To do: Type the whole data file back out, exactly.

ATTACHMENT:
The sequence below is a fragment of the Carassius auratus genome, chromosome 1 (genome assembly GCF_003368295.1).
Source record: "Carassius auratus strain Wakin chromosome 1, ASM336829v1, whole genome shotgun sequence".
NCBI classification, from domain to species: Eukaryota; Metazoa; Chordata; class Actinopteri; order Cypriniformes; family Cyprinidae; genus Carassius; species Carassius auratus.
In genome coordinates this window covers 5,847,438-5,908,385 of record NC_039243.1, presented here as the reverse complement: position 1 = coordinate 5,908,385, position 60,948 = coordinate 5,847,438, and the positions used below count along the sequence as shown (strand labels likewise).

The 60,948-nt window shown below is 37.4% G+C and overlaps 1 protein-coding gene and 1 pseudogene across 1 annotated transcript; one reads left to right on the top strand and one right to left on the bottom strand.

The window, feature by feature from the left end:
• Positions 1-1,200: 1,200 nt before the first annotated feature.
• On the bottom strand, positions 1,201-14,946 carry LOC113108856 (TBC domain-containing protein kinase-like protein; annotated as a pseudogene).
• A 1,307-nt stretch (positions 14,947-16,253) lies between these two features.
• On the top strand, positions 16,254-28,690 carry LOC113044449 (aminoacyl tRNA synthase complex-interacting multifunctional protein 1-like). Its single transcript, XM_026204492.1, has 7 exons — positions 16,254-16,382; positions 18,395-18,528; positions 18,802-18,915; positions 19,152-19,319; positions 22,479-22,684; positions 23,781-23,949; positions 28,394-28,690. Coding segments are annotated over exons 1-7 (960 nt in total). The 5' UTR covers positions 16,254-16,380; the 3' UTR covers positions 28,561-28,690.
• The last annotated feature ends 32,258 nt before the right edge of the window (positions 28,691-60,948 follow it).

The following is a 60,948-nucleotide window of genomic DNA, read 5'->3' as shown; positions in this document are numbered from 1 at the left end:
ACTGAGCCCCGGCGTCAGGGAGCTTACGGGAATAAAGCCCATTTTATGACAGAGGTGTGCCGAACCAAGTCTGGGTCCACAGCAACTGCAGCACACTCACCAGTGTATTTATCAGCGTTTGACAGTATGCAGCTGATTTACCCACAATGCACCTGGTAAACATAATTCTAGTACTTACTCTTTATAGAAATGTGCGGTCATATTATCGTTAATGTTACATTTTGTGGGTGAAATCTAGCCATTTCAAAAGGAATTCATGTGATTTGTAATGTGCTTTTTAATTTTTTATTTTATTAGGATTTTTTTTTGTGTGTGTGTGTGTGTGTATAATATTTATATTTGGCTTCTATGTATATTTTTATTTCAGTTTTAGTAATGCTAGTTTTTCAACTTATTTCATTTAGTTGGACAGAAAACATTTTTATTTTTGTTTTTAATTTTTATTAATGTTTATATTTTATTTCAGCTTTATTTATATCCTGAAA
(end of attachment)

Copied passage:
The sequence below is a fragment of the Carassius auratus genome, chromosome 1 (genome assembly GCF_003368295.1).
Source record: "Carassius auratus strain Wakin chromosome 1, ASM336829v1, whole genome shotgun sequence".
NCBI classification, from domain to species: Eukaryota; Metazoa; Chordata; class Actinopteri; order Cypriniformes; family Cyprinidae; genus Carassius; species Carassius auratus.
In genome coordinates this window covers 5,847,438-5,908,385 of record NC_039243.1, presented here as the reverse complement: position 1 = coordinate 5,908,385, position 60,948 = coordinate 5,847,438, and the positions used below count along the sequence as shown (strand labels likewise).

The 60,948-nt window shown below is 37.4% G+C and overlaps 1 protein-coding gene and 1 pseudogene across 1 annotated transcript; one reads left to right on the top strand and one right to left on the bottom strand.

The window, feature by feature from the left end:
• Positions 1-1,200: 1,200 nt before the first annotated feature.
• On the bottom strand, positions 1,201-14,946 carry LOC113108856 (TBC domain-containing protein kinase-like protein; annotated as a pseudogene).
• A 1,307-nt stretch (positions 14,947-16,253) lies between these two features.
• On the top strand, positions 16,254-28,690 carry LOC113044449 (aminoacyl tRNA synthase complex-interacting multifunctional protein 1-like). Its single transcript, XM_026204492.1, has 7 exons — positions 16,254-16,382; positions 18,395-18,528; positions 18,802-18,915; positions 19,152-19,319; positions 22,479-22,684; positions 23,781-23,949; positions 28,394-28,690. Coding segments are annotated over exons 1-7 (960 nt in total). The 5' UTR covers positions 16,254-16,380; the 3' UTR covers positions 28,561-28,690.
• The last annotated feature ends 32,258 nt before the right edge of the window (positions 28,691-60,948 follow it).

The following is a 60,948-nucleotide window of genomic DNA, read 5'->3' as shown; positions in this document are numbered from 1 at the left end:
ACTGAGCCCCGGCGTCAGGGAGCTTACGGGAATAAAGCCCATTTTATGACAGAGGTGTGCCGAACCAAGTCTGGGTCCACAGCAACTGCAGCACACTCACCAGTGTATTTATCAGCGTTTGACAGTATGCAGCTGATTTACCCACAATGCACCTGGTAAACATAATTCTAGTACTTACTCTTTATAGAAATGTGCGGTCATATTATCGTTAATGTTACATTTTGTGGGTGAAATCTAGCCATTTCAAAAGGAATTCATGTGATTTGTAATGTGCTTTTTAATTTTTTATTTTATTAGGATTTTTTTTTGTGTGTGTGTGTGTGTGTATAATATTTATATTTGGCTTCTATGTATATTTTTATTTCAGTTTTAGTAATGCTAGTTTTTCAACTTATTTCATTTAGTTGGACAGAAAACATTTTTATTTTTGTTTTTAATTTTTATTAATGTTTATATTTTATTTCAGCTTTATTTATATCCTGAAA